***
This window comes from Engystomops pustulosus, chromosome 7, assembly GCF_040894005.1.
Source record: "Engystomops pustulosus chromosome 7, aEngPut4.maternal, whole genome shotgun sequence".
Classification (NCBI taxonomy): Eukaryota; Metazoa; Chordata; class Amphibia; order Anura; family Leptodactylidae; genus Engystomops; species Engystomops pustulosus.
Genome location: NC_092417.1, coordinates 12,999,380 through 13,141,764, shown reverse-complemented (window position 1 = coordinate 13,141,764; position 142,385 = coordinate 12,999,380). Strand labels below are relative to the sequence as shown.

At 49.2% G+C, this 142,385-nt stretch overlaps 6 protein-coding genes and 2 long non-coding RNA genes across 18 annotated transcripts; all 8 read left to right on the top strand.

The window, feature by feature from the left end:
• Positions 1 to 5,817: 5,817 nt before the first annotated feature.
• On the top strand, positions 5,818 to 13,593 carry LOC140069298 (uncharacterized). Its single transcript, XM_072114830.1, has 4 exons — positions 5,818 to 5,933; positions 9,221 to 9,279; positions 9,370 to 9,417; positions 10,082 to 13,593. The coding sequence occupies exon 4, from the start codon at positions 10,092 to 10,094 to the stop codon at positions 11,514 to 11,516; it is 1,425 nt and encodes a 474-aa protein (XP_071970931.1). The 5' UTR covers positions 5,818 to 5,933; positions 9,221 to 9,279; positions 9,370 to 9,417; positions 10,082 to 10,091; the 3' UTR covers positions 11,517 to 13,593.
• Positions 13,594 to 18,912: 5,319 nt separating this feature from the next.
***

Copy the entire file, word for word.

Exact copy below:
This window comes from Engystomops pustulosus, chromosome 7, assembly GCF_040894005.1.
Source record: "Engystomops pustulosus chromosome 7, aEngPut4.maternal, whole genome shotgun sequence".
Classification (NCBI taxonomy): Eukaryota; Metazoa; Chordata; class Amphibia; order Anura; family Leptodactylidae; genus Engystomops; species Engystomops pustulosus.
Genome location: NC_092417.1, coordinates 12,999,380 through 13,141,764, shown reverse-complemented (window position 1 = coordinate 13,141,764; position 142,385 = coordinate 12,999,380). Strand labels below are relative to the sequence as shown.

At 49.2% G+C, this 142,385-nt stretch overlaps 6 protein-coding genes and 2 long non-coding RNA genes across 18 annotated transcripts; all 8 read left to right on the top strand.

The window, feature by feature from the left end:
• Positions 1 to 5,817: 5,817 nt before the first annotated feature.
• On the top strand, positions 5,818 to 13,593 carry LOC140069298 (uncharacterized). Its single transcript, XM_072114830.1, has 4 exons — positions 5,818 to 5,933; positions 9,221 to 9,279; positions 9,370 to 9,417; positions 10,082 to 13,593. The coding sequence occupies exon 4, from the start codon at positions 10,092 to 10,094 to the stop codon at positions 11,514 to 11,516; it is 1,425 nt and encodes a 474-aa protein (XP_071970931.1). The 5' UTR covers positions 5,818 to 5,933; positions 9,221 to 9,279; positions 9,370 to 9,417; positions 10,082 to 10,091; the 3' UTR covers positions 11,517 to 13,593.
• Positions 13,594 to 18,912: 5,319 nt separating this feature from the next.